One of the key materials products of the nanotech revolution, diamondoids are a vast assortment of carbon-based materials which rely on bulk fabrication at a molecular level of precision to realize diamond-like structures with the associated great strength of diamond. Because a very great diversity of physical structures at the molecular scale are possible with carbon, these materials may be engineered to incorporate a great diversity in physical properties. Of particular potential are the metamaterials, where the molecular structure of the materials allows them to incorporate chemical and physical characteristics of other materials based on more exotic or rare elements. But the most important characteristics of diamondoids will simply be their extremely great strength-to-mass characteristics and their great economy because of the abundance of carbon -to the point where it is now a critical life-threatening pollutant- on Earth. Once we have mastered the basics of production for these materials in some variety of forms, they may very quickly become the dominant material of our civilization -replacing steel, concrete, glass, and plastic- and may be key to the realization of a post-scarcity culture -a culture where the goods and materials needed to support a high standard of living become so economical they simply become free. This is a realistic possibility given a material so abundant and potentially extracted right from organic waste or out of the air itself given the possibilities of mechanosynthesis.

The high strength of diamondoid materials will allow for the creation of spacecraft with extreme strength-to-weight characteristics, allowing for easy realization of single-stage-to-orbit terrestrial vehicles. Rigid hull dirigibles will replace lift gases with a vacuum, a technology that may even produce flying buildings stationed permanently in the air. Structures in space could easily become far larger and more delicate-looking while being far more resilient than anything we make today of steel, aluminum, and titanium. One of the most dramatic early examples of its potential in space may be the realization of the Bifrost Space Elevator -only possible with the incredible strength-to-mass characteristics of carbon nanofiber ribbons.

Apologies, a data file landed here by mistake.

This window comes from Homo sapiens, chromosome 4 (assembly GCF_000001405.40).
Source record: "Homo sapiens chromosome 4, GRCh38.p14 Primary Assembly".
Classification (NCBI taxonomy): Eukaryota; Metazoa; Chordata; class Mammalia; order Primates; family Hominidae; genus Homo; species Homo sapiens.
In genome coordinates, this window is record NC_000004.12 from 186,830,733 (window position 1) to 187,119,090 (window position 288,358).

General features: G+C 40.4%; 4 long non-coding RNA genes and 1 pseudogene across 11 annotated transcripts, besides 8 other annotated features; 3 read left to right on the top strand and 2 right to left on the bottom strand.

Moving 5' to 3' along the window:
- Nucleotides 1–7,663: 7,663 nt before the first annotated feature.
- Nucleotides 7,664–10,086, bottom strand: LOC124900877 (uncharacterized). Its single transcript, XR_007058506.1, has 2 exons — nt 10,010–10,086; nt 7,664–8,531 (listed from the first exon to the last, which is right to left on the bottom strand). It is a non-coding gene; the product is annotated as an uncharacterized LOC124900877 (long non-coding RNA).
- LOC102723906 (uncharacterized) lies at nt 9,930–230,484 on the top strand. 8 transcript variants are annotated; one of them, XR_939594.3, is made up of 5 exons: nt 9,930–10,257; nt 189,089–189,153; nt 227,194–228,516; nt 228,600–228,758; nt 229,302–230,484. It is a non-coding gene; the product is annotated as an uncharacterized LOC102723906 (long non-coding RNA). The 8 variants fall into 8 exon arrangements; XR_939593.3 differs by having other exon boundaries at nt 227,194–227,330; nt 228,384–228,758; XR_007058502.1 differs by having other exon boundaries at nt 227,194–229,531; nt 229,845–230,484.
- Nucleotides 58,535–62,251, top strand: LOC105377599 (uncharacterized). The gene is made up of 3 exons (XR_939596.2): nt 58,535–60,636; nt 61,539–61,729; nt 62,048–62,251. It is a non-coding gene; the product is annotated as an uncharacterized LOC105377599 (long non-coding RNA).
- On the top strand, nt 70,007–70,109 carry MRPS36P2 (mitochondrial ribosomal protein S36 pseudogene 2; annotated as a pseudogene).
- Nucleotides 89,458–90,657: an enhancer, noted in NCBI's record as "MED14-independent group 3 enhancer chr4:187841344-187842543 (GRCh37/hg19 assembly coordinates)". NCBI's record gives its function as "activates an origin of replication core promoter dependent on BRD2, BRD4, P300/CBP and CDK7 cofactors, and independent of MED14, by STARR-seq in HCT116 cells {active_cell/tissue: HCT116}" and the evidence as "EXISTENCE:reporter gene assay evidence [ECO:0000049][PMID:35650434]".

With diamondoids space habitats of incredible scale -far larger than anything imagined by the likes of Gerard O’Neill and the other space colony proponents of the 1970s- become possible. One NASA study on the potential of nanotechnology envisioned rotating diamondoid habitats large enough to support the populations of many Earths combined!


This future intelligent diamondoid material has been mentioned a number of times in other articles in TMP2 and, should anything remotely like it emerge by the time of the Solarian Age, it will very likely become the dominant physical medium of the entire civilization. NanoFoam is the anticipated predominate form for nanotechnology beyond the phase of the free-roaming assembler but preceding the phase of ambient environment assemblers and the ultimate evolution of the portable NanoFoundry fabrication system.

Put simply, NanoFoam is a diamondoid material that hosts its own internal colonies of nanoassemblers, along with nanoassembler replication factories and multiply-redundant data processing and communications systems within a fluid-filled structure of microscopic vessels and channels akin to those of animal tissue, but made of much more resilient materials. Instead of making things, NanoFoam becomes things, plugging into some source of raw materials and its internal assemblers altering its physical structure and properties and internally creating the necessary mechanisms for whatever functions it needs to assume. One can imagine it as rather like a mass of stem-cells ready to grow into any kind of tissue or organ -except that this is made out of very strong diamondoids and has internal computing systems of potentially great processing power allowing it to actively manage its growth to produce complex structures and machines. Its self-transforming abilities would not be extremely fast but would be exponential in rate with volume and, of course, require no human intervention beyond dictating design. It would not be suited to commodities or food but could be useable for every kind of structure, vehicle, machine, and durable artifact we use. And, because of its integral data and communications systems, it could all be networked and all ‘aware’ to varying degrees.